Home > Uncategorized > The Overlooked COVID-19 Long-Haulers – posted 9/27/2020 and published in the Concord Monitor on 10/5/2020

The Overlooked COVID-19 Long-Haulers – posted 9/27/2020 and published in the Concord Monitor on 10/5/2020

So much of the coverage of COVID-19 has focused on statistics about the number of deaths and the number of infections. While it is important to have an accurate statistical picture of the pandemic, the problem with this picture is what it leaves out.

The statistics fail to mention the many thousands of COVID-19 patients who have suffered for months from unrelenting and unpredictable symptoms. These are the COVID-19 long-haulers. They are living with the disease and their situation has been downplayed and ignored.

I think the best reporting about the long-haulers has been done by Ed Yong who writes for the Atlantic. Yong points out that we are maintaining incorrect stereotypes about who is being affected by the pandemic. President Trump has incorrectly pushed the view that COVID-19 is only affecting elderly people with pre-existing conditions. The elderly are not the only ones suffering.

Yong says that among the long-haulers the typical victim is a 44 year old woman who was previously fit and healthy. He says there is an inaccurate caricature that COVID-19 kills some but is mild for the rest. He challenges the view it is “mild” for many.

There are a large number of stories out there about the on-going suffering of the long-haulers with a wide constellation of symptoms reported. Heart abnormalities, shortness of breath, fatigue, fevers, headaches, brain fog, memory loss and post-exertional malaise are all reported. Yong says the symptoms resemble dysautonomia, a condition where the autonomic nervous system is not working properly.

WBUR reported the story of Diana Berrent, a suburban mom from New York, who has experienced debilitating symptoms even after tests showed she no longer carried the virus. Berrent has had symptoms for the last seven months including vision deterioration, gastrointestinal tract complications and recurring headaches. She found out she has borderline glaucoma, a condition that could cause blindness.

Berrent formed an on-line group, Survivor Corps, where members document their symptoms and provide support. She told WBUR that Survivor Corps members are experiencing damage to almost every organ system because coronavirus is a vascular disease.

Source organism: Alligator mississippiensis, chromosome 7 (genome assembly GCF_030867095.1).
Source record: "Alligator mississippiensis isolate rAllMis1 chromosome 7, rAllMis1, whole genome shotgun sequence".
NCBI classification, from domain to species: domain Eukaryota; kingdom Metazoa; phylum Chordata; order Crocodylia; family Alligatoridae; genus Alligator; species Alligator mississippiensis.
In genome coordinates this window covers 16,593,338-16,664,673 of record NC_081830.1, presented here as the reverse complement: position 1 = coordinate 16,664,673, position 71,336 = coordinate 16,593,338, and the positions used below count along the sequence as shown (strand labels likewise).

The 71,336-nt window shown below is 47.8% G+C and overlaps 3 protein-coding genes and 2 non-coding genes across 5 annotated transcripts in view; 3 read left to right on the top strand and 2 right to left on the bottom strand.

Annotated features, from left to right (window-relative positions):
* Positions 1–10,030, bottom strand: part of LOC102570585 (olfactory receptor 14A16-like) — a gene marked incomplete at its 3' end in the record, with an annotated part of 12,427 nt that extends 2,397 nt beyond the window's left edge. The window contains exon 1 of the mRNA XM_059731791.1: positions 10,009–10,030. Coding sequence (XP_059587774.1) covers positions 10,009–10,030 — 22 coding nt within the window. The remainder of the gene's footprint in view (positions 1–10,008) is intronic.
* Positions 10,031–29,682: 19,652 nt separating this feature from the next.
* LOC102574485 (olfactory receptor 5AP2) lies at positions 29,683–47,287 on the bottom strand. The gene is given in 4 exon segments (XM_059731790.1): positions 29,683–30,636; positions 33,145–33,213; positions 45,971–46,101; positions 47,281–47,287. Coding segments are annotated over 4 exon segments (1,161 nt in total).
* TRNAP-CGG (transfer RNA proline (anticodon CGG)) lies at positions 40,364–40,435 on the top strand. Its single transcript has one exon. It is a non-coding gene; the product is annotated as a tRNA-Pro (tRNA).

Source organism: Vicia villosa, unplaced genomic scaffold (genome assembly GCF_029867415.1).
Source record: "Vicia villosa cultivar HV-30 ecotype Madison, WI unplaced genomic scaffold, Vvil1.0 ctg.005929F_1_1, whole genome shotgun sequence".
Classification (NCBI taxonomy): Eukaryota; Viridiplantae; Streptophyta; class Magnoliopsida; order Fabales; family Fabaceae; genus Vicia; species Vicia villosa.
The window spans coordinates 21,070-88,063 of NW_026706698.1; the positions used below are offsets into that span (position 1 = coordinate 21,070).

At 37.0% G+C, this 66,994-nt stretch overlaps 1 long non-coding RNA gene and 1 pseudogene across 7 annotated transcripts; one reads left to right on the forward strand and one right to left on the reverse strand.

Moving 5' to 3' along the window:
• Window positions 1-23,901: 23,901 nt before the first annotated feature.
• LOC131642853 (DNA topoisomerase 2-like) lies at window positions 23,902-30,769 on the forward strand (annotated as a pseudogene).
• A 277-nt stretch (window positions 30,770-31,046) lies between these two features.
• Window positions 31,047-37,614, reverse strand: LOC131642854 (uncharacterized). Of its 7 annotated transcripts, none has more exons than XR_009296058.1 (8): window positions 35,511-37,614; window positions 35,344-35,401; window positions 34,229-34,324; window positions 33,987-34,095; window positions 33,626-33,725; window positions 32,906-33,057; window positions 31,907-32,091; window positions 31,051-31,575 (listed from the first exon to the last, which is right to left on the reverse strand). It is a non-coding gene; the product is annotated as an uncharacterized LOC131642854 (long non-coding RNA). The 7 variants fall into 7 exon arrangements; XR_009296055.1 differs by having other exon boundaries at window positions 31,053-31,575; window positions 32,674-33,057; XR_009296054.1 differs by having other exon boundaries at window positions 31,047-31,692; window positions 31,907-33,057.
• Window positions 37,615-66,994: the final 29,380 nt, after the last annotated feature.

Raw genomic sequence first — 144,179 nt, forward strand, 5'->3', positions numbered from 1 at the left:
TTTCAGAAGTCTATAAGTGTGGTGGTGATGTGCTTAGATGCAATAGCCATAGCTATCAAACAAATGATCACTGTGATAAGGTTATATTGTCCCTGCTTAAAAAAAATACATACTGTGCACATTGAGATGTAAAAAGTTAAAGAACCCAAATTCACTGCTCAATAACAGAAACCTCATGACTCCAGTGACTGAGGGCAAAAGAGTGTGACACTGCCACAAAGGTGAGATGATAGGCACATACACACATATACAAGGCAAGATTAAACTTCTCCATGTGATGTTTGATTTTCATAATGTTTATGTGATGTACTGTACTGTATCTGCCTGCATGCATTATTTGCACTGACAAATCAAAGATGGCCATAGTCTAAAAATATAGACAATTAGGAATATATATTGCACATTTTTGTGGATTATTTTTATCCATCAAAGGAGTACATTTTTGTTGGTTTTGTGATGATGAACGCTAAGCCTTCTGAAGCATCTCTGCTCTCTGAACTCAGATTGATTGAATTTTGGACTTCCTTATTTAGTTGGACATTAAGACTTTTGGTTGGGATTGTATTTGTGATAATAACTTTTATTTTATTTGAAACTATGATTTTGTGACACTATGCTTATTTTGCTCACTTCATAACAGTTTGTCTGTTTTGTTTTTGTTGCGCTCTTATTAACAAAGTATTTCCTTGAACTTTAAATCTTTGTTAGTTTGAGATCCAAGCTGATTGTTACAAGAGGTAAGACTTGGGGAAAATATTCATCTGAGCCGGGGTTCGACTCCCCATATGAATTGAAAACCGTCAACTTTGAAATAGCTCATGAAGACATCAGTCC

She said that respiratory issues are the most common long-term symptom of the long-haulers. She also noted neurological issues, particularly “soul-crushing headaches”.

WBUR also told the story of Dr. Scott Krakauer, a 40 year old psychiatrist from New York. He had chills and fevers for nearly two weeks in April before testing positive. He closed himself off in a room at his home to protect his wife and two children.

He lost his sense of taste and smell. He developed a violent cough that would not stop and he was eventually coughing up blood. His doctors reported he was having a cytokine storm in his throat. Lung inflammation and fluid buildup led to respiratory distress. It got so he could not swallow and he started to choke on his food. After he lost 15 pounds, his family brought him to the hospital.

His doctor put him on IV steroids which helped to decrease the swelling in his throat. The treatment, which opened his throat, saved his life. He survived but months later he is still feeling winded on short walks and he has trouble swallowing and talking.

Business Insider interviewed numerous people who have survived coronavirus but who cannot shake the symptoms months after they were diagnosed. Elissa Miolene, a 27 year old from New York City, was quoted:

“It is now 115 days later and I am still feeling the exact same symptoms. Life for me is waking up in the middle of the night and crying because I’m in so much pain and not knowing why.”

She now relies on virtual physical therapy to help address her constant back and chest pain. She said,

“I can be walking down the street and be perfectly fine. And then I’m heaving and cannot walk another step.”

The Center for Disease Control (CDC) does now recognize that COVID-19 can result in prolonged illness but the matter of people living with ongoing coronavirus symptoms has been largely brushed aside.

President Trump gives himself an A+ on handling the virus while pretending this population does not exist. He does not want to talk about it. Response to the long-haulers is consistent with the overall Trump Administration approach to the virus: minimize the story, sideline it and move on.

There are many thousands living with the virus who are not sick enough to be hospitalized but they are experiencing long-term effects. Physicians remain stymied by the persistence of COVID-19 symptoms. There is no certainty about why symptoms last and how long they will last.

I am expecting a disability wave in 2021 because even though symptoms wax and wane for many they are disrupting work and everyday activities.

Our knowledge about COVID-19 is still preliminary, tentative and evolving. There are more questions than answers. It is a certainty though that long-haulers are a population who will be commanding more attention as the pandemic unfolds.

Categories: Uncategorized
  1. Pat Dawson
    September 27, 2020 at 8:47 pm

    And with the hesitation people have about taking trips to the dr and ER, it is difficult to build a strong enough medical record to justify the disability determination. It’s a catch 22.

    • September 27, 2020 at 10:15 pm

      True, Pat. I expect many people are staying home rather than going to medical facilities.

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